and this is one of her writing experiments

Robot Rocket Origins

This article was originally published in the Summer 2012 issue of KDViationS, radio station KDVS’ magazine and programming guide.

As all show houses do, the Robot Rocket Residence began as a solution to a problem. There’s not enough venues, the bands are unknown, it’s too short of notice, someone cancelled, someone flaked.

During spring break of 2007, a combination of those landed prolific Utah troubadour Drew Danburry and his Chico-based tourmate Aubrey Debauchery in my living room. Sean Johannessen (DJ Mucky) had been in touch with Drew and asked me and housemate Ben Johnson (Dog Tones and eventual KDVS general manager) if we could host.

Hey, why not?

Sean sent out some emails, christening it the “Rocket Tones Residence.” Our Davis buddy Gonzalo Eyzaguirre (G2) agreed to open. We moved around some couches. It was that easy. I never dreamed I would hold a KDVS Presents show at my house, but the large patio, carpeted floor and gumdrop-colored rope lights I stole from The Aggie made it a pretty cozy setting.

First show at the Rocket Tones Residence

The room filled up for that first show, mostly with people I knew, but some people I didn’t, and that was even more exciting. There was a moment during one of Drew’s sing-alongs when I was overcome with joy: This delightfully asynchronous harmony was possible because we opened up our space, invited artists and strangers into our home.

I got such a buzz from the experience that I knew it had to continue. We held a handful more in the living room, whenever the events directors offered an orphaned lineup.

It wasn’t until July 2008 that we started the backyard shows. By then Sally Hensel (Gwendolyn) had moved in, changing the house name to “Robot Rocket” due to her involvement with Robotmedia, a now-defunct no-budget filmmakers club on campus. By then I also had enough guts and contacts to do the booking myself.

We assembled the stage out of leftover plywood and U.S. Postal Service crates filled with concrete. We propped up the KDVS billboard (which was supposed to go up along I-80, but by the time our staff finished building it, the county laws had changed). I strung up some Chinese lanterns on the fence, and (I hope) I baked a batch of cookies.

First show in the backyard as the Robot Rocket Residence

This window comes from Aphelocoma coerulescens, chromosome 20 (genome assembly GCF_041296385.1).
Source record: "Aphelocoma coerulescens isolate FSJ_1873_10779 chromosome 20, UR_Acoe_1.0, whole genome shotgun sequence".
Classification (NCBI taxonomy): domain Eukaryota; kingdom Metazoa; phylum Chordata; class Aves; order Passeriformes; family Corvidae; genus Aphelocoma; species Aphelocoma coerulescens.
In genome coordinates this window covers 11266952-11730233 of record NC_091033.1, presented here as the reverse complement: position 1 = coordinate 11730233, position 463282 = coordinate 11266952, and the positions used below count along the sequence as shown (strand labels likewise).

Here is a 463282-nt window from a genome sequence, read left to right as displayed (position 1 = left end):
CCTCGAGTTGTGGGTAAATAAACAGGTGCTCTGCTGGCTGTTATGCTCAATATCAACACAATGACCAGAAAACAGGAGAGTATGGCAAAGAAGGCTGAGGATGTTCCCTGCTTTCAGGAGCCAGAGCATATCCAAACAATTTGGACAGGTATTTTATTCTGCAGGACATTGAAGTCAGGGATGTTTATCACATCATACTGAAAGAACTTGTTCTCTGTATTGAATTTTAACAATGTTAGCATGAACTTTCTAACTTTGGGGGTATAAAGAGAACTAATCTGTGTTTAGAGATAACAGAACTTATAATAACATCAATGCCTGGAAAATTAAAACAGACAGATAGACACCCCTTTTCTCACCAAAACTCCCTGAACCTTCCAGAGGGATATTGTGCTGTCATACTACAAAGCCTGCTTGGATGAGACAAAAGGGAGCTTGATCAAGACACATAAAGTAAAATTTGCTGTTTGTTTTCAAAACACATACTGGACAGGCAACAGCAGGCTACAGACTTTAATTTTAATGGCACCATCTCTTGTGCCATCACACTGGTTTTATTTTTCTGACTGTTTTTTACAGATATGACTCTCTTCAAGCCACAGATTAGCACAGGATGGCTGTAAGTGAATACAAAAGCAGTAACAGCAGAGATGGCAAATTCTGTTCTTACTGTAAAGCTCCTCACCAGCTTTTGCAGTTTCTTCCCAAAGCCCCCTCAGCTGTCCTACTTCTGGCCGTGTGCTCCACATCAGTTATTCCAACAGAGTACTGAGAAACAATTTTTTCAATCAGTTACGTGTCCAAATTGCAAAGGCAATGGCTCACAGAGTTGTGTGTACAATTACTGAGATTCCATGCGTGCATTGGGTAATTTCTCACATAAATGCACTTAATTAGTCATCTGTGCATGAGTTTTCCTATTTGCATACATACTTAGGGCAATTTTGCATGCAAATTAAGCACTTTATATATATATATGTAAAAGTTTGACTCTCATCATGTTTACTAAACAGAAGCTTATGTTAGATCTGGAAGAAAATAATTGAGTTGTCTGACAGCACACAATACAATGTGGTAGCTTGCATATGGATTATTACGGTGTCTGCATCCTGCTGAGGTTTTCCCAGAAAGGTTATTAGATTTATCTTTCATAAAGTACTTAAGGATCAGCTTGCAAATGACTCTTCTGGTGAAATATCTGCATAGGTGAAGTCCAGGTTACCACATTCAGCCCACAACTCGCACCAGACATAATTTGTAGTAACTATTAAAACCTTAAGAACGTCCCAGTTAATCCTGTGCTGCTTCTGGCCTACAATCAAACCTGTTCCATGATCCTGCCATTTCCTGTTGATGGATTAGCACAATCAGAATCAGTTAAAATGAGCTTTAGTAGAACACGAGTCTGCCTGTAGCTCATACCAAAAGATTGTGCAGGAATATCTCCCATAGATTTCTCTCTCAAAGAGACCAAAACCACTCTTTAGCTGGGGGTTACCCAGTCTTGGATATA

The first yard show was our friends performing for more of our friends, but over the next two summers we hosted bands from all over the state and the country. The audience grew, including more non-KDVS affiliates and people from out of town. Somehow the house became known among Davis High School parents as a safe place to send their kids, so we also accommodated a good age range.

The house developed a reputation for mellow shows, often accepting the folk and twee pop bills that Davis’ rowdier show houses pass on. People sit on the grass, blow bubbles, pet the cat. Our neighbors seemed to have no problem with the acoustic sets, and only once did one come by to ask that we quiet down.

I got to ask some of my favorite artists to play, like Dreamdate and Pangea, and I got to see many who then became some of my favorite artists, like Jordan O’Jordan and Stephen Steinbrink. In my last two and half years living there, we hosted 23 shows (including a Jonathan Richman open mic cover night, which I am especially proud of), and since then Sally and Alex Surber (Ginger Snap) have hosted 30 more.

By my semi-accurate count on our DavisWiki page, 138 bands have played this house.

But so many of the shows blend together for me now, in mixed memories of amazing voices, toy instruments, impromptu collaborations, rosemary bonfires and party snacks (homemade fudgsicles!). The experience of seeing live music fused with organizing, promoting, bugging you for donations and making new friends.

But the most gratifying thing has been seeing the Robot Rocket Residence passed on to newer DJs. It has become a part of this West Coast DIY tour circuit, a rich tradition of presenting all-ages, intimate live music no matter what obstacles exist.

And that’s how a solution to a problem evolved into a KDVS landmark, an established venue and some of my most glorious Davis summer nights.

My Top 5 RRR Show Moments

1) Dancing on the roof while The Wild Kindness played “Party on the Roof”

2) Sally’s chickens making a cameo stage appearance during a Dreamdate set

3) Stephen Steinbrink taking a phone call from his dad in the middle of a song, having his dad say hi into the mic, telling his dad he loves him

4) Riding on top of the KDVS billboard as a dozen volunteers marched it a few blocks to the Goondocks house after Calvin Johnson played my going-away party

5) Next-door neighbor peaking over the fence right behind the performer to see what was going on, looking like Wilson from “Home Improvement”

A Good Pillow